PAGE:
Easy like Sunday morning - The Hindu

Easy like Sunday morning – The Hindu


Wherever the art of medicine is loved, there is also a love of humanity: Hippocrates

Wherever the art of medicine is loved, there is also a love of humanity: Hippocrates

1. On June 12, 2012, researchers from The University of Nottingham announced the invention of a new porous material that has unique retention properties. Called NOTT-202, it has a unique honeycomb-like structural arrangement that allows it to trap a certain gas. This material will play a huge part in reducing emissions from fossil fuel processes. What dangerous gas does NOTT-202 capture selectively?

2. Many cultures and civilisations have known for thousands of years about the properties of salicylates. For example, the medicinal property of white willow, which contains derivatives of this substance. However, it was only in the 1800s that this chemical was first isolated in a lab. Much later, the form in which we know it today was patented. It has also been shown to reduce the risk of heart attacks. What is the generic name by which we know this painkiller?

3. While many urban legends claim that this substance can be used as a substitute for IV-fluid, it is only a last resort. This is because the composition of the substance has high potassium and low sodium levels, the opposite of the fluid in our blood. One of the reasons people believe this can be used is that until its container is cracked open it is sterile. What is this liquid that may be an emergency intravenous-fluid but is definitely not generally recommended?

4. In ancient India, a specific procedure was used to close incisions in abdominal surgeries. A certain entity would be used to hold the two ends of a wound together and then a portion of it would be cut off. The part that held the wound closed would remain there. Once the external incision was stitched up using thread, the stomach’s juices would ensure that the entities holding the wound together slowly dissolved over time, by which time the wound would have healed. What were these early forms of ‘staples’?

5. Abu Bakr Al-Razi was a physician in 9 AD who wrote a treatise on medicine called the  Kitab al-hawi fi’l-tibb. This book contained the first detailed description of a deadly disease, which tormented people for centuries, before abruptly being wiped out in less than 50 years when the WHO developed a programme to target it. What disease was Al-Razi the first to accurately describe?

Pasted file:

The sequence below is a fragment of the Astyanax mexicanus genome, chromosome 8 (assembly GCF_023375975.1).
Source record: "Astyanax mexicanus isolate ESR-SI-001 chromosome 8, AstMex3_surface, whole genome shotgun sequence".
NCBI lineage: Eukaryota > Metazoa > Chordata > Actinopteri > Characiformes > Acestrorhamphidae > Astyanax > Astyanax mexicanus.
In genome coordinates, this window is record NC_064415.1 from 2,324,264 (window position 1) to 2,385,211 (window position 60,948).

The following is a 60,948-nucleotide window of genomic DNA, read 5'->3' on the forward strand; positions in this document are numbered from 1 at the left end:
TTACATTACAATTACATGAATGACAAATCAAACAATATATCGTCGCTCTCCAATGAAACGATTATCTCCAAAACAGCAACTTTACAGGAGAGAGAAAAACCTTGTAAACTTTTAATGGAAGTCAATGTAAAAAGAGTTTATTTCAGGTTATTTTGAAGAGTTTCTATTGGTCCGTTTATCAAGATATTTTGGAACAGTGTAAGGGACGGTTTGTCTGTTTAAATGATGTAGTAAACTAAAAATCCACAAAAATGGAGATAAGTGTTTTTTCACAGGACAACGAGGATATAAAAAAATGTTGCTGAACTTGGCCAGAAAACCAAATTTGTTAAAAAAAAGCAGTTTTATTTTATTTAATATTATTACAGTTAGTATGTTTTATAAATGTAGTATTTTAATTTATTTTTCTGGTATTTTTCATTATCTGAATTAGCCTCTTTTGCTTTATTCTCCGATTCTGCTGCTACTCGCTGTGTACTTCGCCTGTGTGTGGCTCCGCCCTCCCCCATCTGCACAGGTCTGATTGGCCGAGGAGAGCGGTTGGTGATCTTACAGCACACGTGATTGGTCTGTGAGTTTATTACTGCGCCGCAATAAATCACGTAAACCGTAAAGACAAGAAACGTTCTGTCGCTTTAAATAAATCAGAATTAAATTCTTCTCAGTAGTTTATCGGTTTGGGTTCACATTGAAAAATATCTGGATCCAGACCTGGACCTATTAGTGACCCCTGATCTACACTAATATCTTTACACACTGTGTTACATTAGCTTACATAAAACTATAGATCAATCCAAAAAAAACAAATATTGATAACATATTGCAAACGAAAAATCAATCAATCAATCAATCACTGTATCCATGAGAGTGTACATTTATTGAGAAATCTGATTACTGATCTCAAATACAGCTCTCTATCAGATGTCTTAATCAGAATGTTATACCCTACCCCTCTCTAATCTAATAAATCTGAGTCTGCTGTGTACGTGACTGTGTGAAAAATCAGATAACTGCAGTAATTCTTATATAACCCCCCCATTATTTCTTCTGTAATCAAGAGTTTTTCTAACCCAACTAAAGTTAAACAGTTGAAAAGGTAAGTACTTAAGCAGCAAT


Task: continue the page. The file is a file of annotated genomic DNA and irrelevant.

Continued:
6. Porphyria is a rare genetic disorder, which causes extreme sensitivity to sunlight, leaving abrasions on the skin. It increases hair growth while tightening and shrinking the skin, which makes one look younger. When the skin around the mouth tightens it makes the canine teeth more prominent. Allyl disulfide is a compound that makes it worse for the patient, and it is found in garlic. Which mythical creatures, popular in stories all around the world, do scientists think could have been suffering from this disease?

7. Doctors in ancient Rome used an early form of electrotherapy to successfully treat neurological conditions such as epilepsy and migraines. They administered the charges by placing a certain animal on the patient’s head. These animals come from the genus  Torpedo — the name comes from the Latin word ‘torpere’, which means to stiffen or paralyse. This happened when anyone accidentally stepped on one of these animals. What animals, which are completely made of cartilage, are these?

8. The Egyptians have recorded the symptoms of this highly prevalent disorder on papyrus more than 3,000 years ago. The very first clinical test for this was in India where ants were used for confirming diagnosis. Even during the later centuries, European doctors used to taste the urine of patients to confirm this disorder. What problem is this, which is one of the fastest growing diseases thanks to the increase in the sedentary lifestyle of humans?

9. René Laënnec was a French doctor who invented an instrument in order to minimise physical contact with patients, especially women. Until his idea, doctors needed to touch their patients in order to carry out certain investigations. What did Laënnec invent in 1816 that has now become symbolic of his profession?

10. Cannabis vapours (with later additions of aconitum), opium, varying mixtures of wine and herbs and carotid compression were all used for a specific purpose that we immediately associate with surgery today. What end-result did these substances or physical acts produce that might have made a surgeon and the patient’s life easier?


1. Carbon dioxide

2. Aspirin

3. Coconut Water

4. Ants

5. Small pox

6. Vampires

7. Electric Rays

8. Diabetes

9. The Stethoscope

10. Anaesthesia

A molecular biologist from Madurai, our quizmaster enjoys trivia and music, and is working on a rock ballad called ‘Coffee is a Drink, Kaapi is an Emotion’. @bertyashley


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